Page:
So if I’m floating and I sneeze i’m gonna fly in the direct opposite vector my mouth is facing. hmm. What if I am sneezing into a surface angled at 45 degrees? is the thrust produced as soon as it leaves my mouth? it doesn’t matter what’s on the other end it’s not like those weird-ass photons or something.


#696

Well if you sneeze in space, it will be into a helmet, so your net velocity should be unchanged.

Now if you have no helmet? Three important things will happen.

  1. you will gain some momentum in the opposite direction of the sneeze. A very small amount, since the particles are minimally light and not moving particularly fast. But some, regardless

  2. you will begin to rotate around your center of gravity. The sneeze push is leveraged from this pretty heavily, so it is likely to be a much more significant effect than your velocity change

  3. you will suffocate. This is the most noticeable impact, and really the only one to concern yourself with.


#697

Wait so I’m really gonna spin around my waist, AND be pushed towards a wall in the Rocinante?


#698

Sure. It’s a tiny little thruster on your face, well away from the center of gravity. Since it’s offset from the center most of the force will be rotational. A very small fraction of the force will also cause you to move.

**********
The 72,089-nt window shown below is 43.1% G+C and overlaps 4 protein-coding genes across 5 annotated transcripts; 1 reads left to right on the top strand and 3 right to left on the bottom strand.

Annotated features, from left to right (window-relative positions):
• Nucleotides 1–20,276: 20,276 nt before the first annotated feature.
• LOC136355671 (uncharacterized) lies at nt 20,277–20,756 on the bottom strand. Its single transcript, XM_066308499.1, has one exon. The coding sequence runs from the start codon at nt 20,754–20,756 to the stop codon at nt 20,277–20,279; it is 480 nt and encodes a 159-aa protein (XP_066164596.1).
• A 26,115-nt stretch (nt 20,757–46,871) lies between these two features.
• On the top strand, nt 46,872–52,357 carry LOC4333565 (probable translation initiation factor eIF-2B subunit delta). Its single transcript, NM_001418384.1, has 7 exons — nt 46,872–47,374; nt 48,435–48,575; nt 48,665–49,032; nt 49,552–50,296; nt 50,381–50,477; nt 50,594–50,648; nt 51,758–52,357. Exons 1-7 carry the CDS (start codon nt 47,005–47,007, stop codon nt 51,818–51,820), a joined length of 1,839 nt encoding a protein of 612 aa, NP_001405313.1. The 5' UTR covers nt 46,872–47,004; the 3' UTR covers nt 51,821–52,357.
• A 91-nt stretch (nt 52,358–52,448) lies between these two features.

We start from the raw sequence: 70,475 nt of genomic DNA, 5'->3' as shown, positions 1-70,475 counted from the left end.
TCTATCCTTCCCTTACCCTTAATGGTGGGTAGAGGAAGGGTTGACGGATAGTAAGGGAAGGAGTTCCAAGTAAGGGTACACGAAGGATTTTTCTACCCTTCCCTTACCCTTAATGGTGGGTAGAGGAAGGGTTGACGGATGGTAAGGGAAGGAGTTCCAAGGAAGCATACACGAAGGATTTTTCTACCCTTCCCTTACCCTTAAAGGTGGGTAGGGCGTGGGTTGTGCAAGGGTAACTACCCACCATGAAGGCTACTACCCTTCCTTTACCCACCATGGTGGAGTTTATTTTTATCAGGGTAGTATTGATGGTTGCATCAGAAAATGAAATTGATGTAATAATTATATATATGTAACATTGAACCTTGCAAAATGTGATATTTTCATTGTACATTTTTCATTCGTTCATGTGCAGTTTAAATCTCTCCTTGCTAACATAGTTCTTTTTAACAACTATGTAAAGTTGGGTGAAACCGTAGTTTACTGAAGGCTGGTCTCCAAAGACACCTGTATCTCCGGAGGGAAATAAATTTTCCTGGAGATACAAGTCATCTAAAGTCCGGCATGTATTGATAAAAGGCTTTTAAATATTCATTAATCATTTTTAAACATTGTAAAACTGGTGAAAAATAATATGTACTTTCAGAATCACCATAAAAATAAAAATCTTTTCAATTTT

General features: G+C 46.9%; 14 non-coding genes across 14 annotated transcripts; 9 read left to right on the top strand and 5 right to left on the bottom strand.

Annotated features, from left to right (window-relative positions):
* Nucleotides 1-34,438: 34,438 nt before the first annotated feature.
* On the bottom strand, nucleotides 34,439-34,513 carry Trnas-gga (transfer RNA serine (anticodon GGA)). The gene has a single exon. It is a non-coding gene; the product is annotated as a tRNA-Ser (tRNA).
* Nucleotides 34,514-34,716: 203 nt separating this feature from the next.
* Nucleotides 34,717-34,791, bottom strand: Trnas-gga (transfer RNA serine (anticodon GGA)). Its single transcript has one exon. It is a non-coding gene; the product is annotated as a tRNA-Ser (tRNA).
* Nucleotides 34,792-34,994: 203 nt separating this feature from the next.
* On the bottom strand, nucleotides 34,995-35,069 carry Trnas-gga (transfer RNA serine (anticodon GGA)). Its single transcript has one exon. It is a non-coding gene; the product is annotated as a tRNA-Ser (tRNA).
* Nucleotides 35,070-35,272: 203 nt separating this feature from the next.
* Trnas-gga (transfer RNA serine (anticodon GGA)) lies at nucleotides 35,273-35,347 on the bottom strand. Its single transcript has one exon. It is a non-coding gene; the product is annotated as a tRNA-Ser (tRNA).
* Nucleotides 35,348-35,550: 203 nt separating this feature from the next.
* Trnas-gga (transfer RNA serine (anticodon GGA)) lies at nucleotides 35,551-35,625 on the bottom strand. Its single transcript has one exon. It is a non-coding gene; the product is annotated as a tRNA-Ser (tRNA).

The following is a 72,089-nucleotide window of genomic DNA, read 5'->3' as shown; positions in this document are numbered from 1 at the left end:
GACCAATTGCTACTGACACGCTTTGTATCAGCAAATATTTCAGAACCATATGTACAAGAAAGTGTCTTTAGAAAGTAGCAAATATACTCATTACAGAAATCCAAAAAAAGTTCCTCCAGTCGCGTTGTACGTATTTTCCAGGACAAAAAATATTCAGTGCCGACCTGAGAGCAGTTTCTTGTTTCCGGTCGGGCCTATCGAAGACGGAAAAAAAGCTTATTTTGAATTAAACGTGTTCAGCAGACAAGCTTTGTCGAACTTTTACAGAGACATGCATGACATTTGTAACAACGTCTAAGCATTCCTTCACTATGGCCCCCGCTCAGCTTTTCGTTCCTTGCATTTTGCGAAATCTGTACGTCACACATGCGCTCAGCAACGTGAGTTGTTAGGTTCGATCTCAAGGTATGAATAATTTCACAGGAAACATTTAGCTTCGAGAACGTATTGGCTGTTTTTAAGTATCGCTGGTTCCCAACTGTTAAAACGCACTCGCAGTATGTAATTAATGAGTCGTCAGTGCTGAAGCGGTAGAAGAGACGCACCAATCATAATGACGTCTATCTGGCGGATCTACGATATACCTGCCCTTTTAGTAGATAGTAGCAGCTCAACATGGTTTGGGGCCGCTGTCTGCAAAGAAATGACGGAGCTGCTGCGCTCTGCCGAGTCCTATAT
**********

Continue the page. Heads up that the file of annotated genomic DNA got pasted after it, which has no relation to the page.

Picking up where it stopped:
Think of a 2x4 floating in water. If you give a little perpendicular push on one extreme end, it’ll mostly cause it to spin around the center; though it will also generally start moving slowly in the direction of the push.

That’s essentially the same thing happening in our sneeze scenario.


#699

There could be zero g without vacuum though.

It should also be possible, by tilting your head back just so, to have the resulting force go across your center of mass, in which case it will produce translational thrust.

Of course I think the bigger issue here are the globules of snot that are going to be flying around in the air.


#700

That part is well-covered when you google “what happens when you sneeze in space”. What I couldn’t find was what happened to the person who sneezed.

Snot will go 3-6 feet. HEPA filters are too energy-expensive. But here’s the interesting bit:

For reasons scientists have not quite figured out, the immune system can go on the fritz in space: wounds heal more slowly; infection-fighting T-cells send signals less efficiently; bone marrow replenishes itself less effectively; killer cells — another key immune system player — fight less energetically. At the same time, the pathogens grow stronger, developing thicker cell walls, greater resistance to antimicrobial agents and a greater ability to form so-called biofilms that cling to surfaces. Dormant herpesvirus infections are known to become more active in space, and swabs of astronauts taken when they return to Earth show higher populations of staph on the skin, in the upper airway and in the colon. All of that means a single spark of a disease could burn out of control fast.

They don’t mention wounds draining because I assume NASA isn’t expecting little green men to use bullets.


#701

Space is so beautifully, awfully deadly.